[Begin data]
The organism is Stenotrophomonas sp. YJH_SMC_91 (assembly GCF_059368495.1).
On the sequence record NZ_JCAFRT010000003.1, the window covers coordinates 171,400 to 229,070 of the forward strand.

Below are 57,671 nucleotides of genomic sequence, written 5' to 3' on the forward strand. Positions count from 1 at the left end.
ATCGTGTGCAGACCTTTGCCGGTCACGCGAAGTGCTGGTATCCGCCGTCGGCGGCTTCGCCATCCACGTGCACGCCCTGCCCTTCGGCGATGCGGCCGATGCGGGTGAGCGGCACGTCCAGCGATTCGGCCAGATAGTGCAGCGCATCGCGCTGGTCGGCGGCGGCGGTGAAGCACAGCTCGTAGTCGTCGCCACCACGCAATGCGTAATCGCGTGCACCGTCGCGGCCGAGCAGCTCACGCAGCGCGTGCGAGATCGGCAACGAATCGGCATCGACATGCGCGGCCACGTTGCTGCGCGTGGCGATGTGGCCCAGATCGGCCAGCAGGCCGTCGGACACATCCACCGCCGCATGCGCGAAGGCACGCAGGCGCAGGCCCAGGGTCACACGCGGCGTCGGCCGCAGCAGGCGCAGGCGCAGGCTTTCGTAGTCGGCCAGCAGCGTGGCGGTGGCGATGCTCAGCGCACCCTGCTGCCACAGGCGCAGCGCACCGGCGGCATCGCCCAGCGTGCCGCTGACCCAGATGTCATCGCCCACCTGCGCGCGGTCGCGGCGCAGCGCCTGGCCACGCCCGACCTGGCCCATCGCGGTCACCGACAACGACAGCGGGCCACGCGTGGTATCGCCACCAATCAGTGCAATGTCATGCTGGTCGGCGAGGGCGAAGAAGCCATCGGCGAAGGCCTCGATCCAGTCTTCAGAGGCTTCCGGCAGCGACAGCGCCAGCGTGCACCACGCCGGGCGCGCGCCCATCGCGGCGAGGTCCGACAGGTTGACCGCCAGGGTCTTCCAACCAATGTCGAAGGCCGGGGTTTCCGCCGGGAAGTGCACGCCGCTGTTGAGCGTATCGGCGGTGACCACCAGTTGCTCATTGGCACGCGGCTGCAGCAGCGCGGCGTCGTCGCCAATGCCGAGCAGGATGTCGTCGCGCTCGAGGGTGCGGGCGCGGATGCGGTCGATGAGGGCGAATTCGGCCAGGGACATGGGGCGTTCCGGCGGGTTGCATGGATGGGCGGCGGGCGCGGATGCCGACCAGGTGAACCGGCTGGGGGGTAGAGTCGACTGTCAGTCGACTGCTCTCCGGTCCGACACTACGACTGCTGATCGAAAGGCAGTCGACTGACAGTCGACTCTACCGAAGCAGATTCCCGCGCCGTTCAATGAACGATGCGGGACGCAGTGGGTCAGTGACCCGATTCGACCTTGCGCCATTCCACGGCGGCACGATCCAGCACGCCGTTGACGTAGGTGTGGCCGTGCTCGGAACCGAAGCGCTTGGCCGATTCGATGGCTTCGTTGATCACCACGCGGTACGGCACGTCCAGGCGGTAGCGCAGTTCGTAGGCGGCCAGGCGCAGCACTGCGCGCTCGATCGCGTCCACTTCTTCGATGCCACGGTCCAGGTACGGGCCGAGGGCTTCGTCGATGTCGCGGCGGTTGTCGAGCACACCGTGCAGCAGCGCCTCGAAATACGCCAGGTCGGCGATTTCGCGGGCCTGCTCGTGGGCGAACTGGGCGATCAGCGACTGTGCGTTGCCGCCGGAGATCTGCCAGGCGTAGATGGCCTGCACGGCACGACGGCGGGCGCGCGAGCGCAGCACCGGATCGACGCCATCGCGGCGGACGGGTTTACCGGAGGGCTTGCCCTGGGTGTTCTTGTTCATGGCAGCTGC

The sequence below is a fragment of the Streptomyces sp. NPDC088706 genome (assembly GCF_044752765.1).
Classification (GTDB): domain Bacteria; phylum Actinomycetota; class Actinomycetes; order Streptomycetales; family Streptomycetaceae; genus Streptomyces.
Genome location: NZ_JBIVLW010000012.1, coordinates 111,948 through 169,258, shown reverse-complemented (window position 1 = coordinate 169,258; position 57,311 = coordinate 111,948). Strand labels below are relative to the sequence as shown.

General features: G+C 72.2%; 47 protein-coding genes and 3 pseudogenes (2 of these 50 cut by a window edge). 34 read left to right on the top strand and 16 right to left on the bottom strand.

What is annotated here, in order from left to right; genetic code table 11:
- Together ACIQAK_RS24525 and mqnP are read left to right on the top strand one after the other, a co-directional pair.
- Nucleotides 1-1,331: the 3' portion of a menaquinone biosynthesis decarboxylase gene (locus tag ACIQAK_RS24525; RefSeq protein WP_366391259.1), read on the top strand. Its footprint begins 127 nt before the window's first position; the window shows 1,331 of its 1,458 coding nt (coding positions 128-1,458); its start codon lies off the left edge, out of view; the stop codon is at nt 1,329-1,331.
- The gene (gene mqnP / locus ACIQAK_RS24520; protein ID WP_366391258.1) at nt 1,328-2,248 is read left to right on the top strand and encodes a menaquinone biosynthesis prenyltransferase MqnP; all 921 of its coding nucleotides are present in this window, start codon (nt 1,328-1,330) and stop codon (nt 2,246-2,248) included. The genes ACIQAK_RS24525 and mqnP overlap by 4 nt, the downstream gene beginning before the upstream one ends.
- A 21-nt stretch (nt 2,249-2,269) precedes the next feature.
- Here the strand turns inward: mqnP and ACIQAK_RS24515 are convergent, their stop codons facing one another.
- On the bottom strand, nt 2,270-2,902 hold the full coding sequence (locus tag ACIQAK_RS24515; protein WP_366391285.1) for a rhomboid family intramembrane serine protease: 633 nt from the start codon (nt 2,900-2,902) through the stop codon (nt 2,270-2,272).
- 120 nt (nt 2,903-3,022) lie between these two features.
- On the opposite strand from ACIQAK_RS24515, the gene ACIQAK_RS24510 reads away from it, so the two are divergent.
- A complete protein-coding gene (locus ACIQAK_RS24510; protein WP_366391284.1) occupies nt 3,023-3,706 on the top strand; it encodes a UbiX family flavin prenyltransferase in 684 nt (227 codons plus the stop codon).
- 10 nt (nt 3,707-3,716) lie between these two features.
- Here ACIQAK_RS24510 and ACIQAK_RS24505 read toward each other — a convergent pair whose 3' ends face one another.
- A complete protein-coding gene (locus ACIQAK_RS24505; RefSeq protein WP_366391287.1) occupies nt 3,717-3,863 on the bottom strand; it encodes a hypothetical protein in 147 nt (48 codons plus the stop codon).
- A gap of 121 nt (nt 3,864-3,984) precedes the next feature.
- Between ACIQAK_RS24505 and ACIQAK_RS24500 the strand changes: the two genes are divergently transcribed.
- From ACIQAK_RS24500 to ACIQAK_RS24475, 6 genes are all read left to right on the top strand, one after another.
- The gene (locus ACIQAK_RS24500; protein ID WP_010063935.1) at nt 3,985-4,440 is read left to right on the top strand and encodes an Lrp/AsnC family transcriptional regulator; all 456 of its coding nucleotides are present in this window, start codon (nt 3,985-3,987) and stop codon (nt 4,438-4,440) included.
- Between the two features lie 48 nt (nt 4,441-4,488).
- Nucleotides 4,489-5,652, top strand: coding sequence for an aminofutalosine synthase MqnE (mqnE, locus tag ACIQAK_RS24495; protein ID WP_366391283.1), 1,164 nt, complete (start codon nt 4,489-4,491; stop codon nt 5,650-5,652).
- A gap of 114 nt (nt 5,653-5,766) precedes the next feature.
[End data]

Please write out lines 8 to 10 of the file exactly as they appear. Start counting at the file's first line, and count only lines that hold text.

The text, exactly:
General features: G+C 72.2%; 47 protein-coding genes and 3 pseudogenes (2 of these 50 cut by a window edge). 34 read left to right on the top strand and 16 right to left on the bottom strand.

What is annotated here, in order from left to right; genetic code table 11:
- Together ACIQAK_RS24525 and mqnP are read left to right on the top strand one after the other, a co-directional pair.